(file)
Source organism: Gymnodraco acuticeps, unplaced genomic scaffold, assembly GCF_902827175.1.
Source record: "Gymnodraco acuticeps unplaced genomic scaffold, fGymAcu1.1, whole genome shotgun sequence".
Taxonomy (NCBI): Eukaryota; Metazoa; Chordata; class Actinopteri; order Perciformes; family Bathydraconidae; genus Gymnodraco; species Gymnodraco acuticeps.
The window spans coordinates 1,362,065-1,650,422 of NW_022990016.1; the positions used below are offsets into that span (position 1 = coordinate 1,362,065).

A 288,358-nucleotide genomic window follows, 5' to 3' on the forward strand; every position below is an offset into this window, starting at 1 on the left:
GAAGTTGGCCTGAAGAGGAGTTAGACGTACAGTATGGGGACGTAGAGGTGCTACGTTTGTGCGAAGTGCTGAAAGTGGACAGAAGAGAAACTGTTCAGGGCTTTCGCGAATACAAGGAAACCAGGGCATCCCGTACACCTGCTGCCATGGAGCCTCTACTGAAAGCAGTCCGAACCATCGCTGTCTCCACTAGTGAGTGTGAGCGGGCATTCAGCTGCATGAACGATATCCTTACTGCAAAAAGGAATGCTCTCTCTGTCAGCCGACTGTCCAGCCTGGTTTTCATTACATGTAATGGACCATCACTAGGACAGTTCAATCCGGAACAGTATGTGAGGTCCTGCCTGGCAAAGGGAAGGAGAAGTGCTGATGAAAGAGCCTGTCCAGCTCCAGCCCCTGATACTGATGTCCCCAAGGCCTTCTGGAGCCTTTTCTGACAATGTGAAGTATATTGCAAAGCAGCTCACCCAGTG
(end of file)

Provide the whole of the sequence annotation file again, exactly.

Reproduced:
Source organism: Gymnodraco acuticeps, unplaced genomic scaffold, assembly GCF_902827175.1.
Source record: "Gymnodraco acuticeps unplaced genomic scaffold, fGymAcu1.1, whole genome shotgun sequence".
Taxonomy (NCBI): Eukaryota; Metazoa; Chordata; class Actinopteri; order Perciformes; family Bathydraconidae; genus Gymnodraco; species Gymnodraco acuticeps.
The window spans coordinates 1,362,065-1,650,422 of NW_022990016.1; the positions used below are offsets into that span (position 1 = coordinate 1,362,065).

A 288,358-nucleotide genomic window follows, 5' to 3' on the forward strand; every position below is an offset into this window, starting at 1 on the left:
GAAGTTGGCCTGAAGAGGAGTTAGACGTACAGTATGGGGACGTAGAGGTGCTACGTTTGTGCGAAGTGCTGAAAGTGGACAGAAGAGAAACTGTTCAGGGCTTTCGCGAATACAAGGAAACCAGGGCATCCCGTACACCTGCTGCCATGGAGCCTCTACTGAAAGCAGTCCGAACCATCGCTGTCTCCACTAGTGAGTGTGAGCGGGCATTCAGCTGCATGAACGATATCCTTACTGCAAAAAGGAATGCTCTCTCTGTCAGCCGACTGTCCAGCCTGGTTTTCATTACATGTAATGGACCATCACTAGGACAGTTCAATCCGGAACAGTATGTGAGGTCCTGCCTGGCAAAGGGAAGGAGAAGTGCTGATGAAAGAGCCTGTCCAGCTCCAGCCCCTGATACTGATGTCCCCAAGGCCTTCTGGAGCCTTTTCTGACAATGTGAAGTATATTGCAAAGCAGCTCACCCAGTG